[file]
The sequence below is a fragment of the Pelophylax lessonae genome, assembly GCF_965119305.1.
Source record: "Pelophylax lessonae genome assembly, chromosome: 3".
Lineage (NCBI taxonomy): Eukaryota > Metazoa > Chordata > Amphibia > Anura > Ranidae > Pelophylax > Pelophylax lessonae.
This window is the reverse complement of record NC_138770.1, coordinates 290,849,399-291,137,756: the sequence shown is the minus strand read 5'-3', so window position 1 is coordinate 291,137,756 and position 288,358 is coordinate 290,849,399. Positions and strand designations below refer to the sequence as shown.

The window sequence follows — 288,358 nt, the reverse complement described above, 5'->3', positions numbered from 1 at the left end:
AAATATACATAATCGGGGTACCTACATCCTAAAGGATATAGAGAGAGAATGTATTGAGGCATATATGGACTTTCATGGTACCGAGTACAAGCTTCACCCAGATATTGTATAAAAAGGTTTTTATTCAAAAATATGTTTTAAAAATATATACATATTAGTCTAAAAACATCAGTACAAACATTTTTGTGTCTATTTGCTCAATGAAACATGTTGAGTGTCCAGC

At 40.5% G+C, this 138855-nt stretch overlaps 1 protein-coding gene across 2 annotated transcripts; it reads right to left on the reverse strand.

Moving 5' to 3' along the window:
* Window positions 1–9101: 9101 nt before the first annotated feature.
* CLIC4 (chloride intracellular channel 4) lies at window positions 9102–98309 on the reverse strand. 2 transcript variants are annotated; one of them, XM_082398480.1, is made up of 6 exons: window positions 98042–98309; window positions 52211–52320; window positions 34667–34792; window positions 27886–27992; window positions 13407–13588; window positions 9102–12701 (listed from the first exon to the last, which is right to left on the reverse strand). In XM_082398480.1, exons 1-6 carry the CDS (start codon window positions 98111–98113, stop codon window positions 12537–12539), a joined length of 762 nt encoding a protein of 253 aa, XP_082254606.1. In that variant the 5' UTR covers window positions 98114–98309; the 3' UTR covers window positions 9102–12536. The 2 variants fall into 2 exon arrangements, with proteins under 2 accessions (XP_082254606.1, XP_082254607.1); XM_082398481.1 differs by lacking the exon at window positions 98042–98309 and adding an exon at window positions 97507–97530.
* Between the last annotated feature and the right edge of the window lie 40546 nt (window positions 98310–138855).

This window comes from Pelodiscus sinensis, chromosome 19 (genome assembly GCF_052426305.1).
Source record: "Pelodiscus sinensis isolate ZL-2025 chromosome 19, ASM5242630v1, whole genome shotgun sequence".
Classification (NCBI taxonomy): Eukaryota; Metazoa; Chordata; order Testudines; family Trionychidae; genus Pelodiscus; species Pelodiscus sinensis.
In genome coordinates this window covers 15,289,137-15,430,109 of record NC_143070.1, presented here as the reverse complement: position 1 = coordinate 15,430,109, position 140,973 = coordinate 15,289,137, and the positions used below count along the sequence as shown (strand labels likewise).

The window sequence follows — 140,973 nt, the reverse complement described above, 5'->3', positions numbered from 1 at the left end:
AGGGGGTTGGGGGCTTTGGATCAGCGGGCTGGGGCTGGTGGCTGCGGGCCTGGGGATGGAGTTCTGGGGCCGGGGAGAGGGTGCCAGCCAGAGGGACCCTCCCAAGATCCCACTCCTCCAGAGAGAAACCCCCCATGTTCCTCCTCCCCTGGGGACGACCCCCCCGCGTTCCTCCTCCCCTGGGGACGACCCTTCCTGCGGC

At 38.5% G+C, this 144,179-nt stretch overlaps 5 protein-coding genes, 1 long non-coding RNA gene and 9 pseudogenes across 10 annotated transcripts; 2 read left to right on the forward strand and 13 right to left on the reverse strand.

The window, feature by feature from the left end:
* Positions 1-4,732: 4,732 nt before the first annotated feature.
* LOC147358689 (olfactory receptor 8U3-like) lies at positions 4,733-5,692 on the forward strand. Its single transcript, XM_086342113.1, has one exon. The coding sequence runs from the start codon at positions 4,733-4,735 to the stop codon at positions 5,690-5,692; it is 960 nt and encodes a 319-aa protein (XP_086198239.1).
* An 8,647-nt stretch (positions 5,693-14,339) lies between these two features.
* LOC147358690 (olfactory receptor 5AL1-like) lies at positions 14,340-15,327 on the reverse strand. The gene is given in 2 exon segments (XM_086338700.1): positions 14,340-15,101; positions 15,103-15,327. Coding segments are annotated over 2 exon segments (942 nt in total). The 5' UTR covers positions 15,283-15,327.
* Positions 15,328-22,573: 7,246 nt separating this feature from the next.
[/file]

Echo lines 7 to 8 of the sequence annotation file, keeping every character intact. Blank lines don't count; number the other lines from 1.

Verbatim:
At 40.5% G+C, this 138855-nt stretch overlaps 1 protein-coding gene across 2 annotated transcripts; it reads right to left on the reverse strand.

Moving 5' to 3' along the window: